5 ways to grow your email list without using discounts

Only four percent of the visitors to your store come to buy something. So it’s a really good idea to try to convert some of those virtual window shoppers into email subscribers. This article takes a deep dive into one of the most commonly used methods of capturing email addresses from your website: offering an incentive to subscribe.

It’s extremely popular and common to turn website visitors into email subscribers using a little bit of light bribery.

And the main reason it’s popular? It’s really effective.

According to one study, 85 percent of customers subscribe to an email list hoping for a discount. (PDF) But discounts aren’t the only type of incentive you can offer.

And there’s a good reason to look beyond discounts for building your email list: While a discount is certainly effective for collecting email subscribers, it may not be effective for collecting email subscribers who turn into repeat customers. One study found that when customers get a discount on their first purchase, they’re 50 percent less likely to come back to buy something else in the future.

Other types of incentives can also better align with key long-term goals:

  • Building brand loyalty and developing a customer relationship.
  • Establishing your brand as an authority.
  • Keeping yourself at the front of new customers’ minds.
  • Acquiring targeted subscribers who can then become repeat customers.

Here are five non-discount incentives you can offer to grow your email list.


Contests are a simple, popular, tried-and-true way of pumping up your email list.

They’re good for building a long-term customer base and elevating your brand, too. 85 percent of people who sign up for an email list in order to enter a contest stick around, and 79 percent say the contest had a positive influence on their perception of the brand. (PDF)

Here are some tips on how to do your contest the right way.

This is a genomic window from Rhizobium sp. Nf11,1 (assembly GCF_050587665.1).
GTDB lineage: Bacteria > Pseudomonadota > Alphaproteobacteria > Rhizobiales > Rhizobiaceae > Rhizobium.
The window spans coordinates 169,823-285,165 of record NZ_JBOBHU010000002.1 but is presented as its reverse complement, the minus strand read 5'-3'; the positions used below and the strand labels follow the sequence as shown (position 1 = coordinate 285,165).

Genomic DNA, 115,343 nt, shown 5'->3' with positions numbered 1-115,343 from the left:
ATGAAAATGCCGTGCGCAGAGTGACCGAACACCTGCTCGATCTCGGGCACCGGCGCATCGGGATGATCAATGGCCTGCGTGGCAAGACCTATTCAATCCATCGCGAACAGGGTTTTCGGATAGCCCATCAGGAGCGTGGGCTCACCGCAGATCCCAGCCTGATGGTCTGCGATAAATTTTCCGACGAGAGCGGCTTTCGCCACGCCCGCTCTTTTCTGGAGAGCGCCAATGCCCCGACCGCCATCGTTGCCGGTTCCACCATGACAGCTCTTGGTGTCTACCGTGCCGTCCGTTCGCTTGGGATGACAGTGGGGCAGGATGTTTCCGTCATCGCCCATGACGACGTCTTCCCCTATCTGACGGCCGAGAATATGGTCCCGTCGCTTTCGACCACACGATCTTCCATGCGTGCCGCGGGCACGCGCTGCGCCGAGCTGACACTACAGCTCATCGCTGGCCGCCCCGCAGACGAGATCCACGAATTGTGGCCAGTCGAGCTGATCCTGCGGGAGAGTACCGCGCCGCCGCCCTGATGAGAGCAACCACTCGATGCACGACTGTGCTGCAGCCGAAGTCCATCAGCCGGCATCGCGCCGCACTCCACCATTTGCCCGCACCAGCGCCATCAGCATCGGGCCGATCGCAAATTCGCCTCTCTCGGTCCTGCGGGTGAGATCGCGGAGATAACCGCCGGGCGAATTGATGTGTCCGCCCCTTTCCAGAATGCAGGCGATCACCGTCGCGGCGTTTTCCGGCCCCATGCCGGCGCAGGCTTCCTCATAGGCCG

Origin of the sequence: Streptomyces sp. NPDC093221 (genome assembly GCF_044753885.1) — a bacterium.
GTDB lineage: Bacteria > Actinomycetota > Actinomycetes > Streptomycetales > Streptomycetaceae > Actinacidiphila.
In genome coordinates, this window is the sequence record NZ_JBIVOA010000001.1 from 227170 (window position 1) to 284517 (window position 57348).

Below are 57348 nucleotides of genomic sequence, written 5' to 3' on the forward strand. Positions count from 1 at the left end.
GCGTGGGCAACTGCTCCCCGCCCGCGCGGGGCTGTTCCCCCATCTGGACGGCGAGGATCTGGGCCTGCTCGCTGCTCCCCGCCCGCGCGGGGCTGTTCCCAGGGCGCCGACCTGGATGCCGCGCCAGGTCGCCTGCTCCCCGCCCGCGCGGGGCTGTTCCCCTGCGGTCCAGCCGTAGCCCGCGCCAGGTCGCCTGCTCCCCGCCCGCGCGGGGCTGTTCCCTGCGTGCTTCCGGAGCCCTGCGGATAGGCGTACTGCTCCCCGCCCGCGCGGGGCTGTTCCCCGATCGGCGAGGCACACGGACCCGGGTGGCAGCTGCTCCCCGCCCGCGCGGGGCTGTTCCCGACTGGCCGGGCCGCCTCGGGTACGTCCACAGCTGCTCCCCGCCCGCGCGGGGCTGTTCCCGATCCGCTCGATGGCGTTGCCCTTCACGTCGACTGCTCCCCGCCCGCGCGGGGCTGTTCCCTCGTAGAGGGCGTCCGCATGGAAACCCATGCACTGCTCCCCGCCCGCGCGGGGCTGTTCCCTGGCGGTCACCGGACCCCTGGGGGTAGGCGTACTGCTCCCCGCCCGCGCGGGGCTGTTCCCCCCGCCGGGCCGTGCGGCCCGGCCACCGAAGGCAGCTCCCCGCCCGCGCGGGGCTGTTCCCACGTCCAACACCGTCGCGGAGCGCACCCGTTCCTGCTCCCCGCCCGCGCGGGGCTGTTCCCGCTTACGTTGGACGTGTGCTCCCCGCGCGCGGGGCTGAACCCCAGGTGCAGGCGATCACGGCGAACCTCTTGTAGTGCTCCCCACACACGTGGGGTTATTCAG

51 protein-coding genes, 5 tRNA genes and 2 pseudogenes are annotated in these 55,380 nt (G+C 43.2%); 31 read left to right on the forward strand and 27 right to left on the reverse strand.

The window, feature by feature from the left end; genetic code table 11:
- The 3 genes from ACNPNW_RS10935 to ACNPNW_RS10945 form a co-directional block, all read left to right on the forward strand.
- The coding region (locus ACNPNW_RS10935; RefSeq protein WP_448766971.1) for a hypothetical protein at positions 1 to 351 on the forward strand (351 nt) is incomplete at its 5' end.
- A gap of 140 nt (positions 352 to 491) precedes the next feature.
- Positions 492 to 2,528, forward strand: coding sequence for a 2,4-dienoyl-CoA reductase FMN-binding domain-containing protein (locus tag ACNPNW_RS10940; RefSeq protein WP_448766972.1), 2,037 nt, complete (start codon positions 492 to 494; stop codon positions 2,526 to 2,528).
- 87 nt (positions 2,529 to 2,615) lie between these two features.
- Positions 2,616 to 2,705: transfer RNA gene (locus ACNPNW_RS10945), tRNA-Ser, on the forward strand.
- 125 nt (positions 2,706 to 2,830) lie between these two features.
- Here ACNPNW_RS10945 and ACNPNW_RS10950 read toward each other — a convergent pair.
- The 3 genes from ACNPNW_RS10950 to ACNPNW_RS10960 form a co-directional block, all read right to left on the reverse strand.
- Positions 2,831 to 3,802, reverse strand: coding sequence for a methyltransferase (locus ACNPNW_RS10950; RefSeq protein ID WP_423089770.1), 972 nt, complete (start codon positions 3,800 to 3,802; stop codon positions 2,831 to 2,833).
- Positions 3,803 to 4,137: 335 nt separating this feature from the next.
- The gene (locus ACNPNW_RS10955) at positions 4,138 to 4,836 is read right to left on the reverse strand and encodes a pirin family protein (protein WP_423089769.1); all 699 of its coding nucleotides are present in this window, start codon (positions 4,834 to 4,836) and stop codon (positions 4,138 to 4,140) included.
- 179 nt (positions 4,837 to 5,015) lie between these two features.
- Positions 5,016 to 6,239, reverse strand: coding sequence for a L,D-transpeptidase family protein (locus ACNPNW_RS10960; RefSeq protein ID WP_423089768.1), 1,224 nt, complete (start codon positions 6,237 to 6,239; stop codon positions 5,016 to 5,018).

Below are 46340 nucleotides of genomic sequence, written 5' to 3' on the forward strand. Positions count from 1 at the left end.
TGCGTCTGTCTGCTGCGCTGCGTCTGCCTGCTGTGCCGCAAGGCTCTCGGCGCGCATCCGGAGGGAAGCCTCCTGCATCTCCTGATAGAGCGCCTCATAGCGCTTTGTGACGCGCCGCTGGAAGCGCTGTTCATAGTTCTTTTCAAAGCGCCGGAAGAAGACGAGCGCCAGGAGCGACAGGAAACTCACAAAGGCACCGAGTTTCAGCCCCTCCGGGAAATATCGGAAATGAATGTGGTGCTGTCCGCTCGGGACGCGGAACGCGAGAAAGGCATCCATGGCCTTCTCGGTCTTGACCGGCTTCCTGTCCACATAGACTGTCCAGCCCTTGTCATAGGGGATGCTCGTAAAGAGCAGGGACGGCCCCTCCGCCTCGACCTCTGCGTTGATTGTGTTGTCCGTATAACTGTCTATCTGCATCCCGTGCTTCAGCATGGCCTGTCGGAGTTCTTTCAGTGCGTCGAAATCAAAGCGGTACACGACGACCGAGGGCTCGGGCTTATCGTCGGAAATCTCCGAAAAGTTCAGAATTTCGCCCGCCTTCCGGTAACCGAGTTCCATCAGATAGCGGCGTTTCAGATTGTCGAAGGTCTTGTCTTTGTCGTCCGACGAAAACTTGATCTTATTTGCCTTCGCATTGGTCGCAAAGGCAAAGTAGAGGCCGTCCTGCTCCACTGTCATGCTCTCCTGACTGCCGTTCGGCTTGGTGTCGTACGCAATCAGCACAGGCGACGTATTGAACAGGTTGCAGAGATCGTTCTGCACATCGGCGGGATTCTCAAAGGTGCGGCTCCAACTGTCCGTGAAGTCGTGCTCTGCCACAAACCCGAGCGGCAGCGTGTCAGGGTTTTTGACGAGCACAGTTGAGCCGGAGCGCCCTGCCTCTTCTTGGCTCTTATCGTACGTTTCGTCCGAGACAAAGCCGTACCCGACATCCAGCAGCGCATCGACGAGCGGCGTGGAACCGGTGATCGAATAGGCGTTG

1. Make the prize relevant to your brand.

Your first big decision when you decide to run a contest is what to give away. You want to find something that is both desirable and relevant.

iPads may seem like the perfect contest gift. Everyone wants one, even though we’re still not entirely sure if they’ll ever serve any true functional purpose. And if you give away an iPad, you will get email subscribers. But how many legitimate leads will you get? I’m not really into garden gnomes (due to a persistent, but very real, childhood phobia), but if a shop that sells garden gnomes was giving out a free iPad, I’d subscribe to their email list. And I’d be a terrible lead for them.

One of the most famous examples of a bad contest in this vein was the Esurance Super Bowl giveaway in 2014. Esurance ran a commercial after the Super Bowl, where John Krasinski, in his goofily charming, pre-Jack Ryan, John Krasinski way, announced the company would give away $1.5 million to one person who tweeted the hashtag #EsuranceSave30 and followed the brand.

Their Twitter account jumped from 8,900 followers to more than 260,000 overnight and the campaign generated millions of tweets. Success, right? Well… after the contest ended, that follower number started dropping. Today, nearly five years later, they’re down to 125,000 followers, meaning they’ve bled more than half of the fans they got with their Super Bowl contest. (Though it’s worth noting that Twitter removed about six percent of all accounts last year, and that probably affected Esurance to some extent.)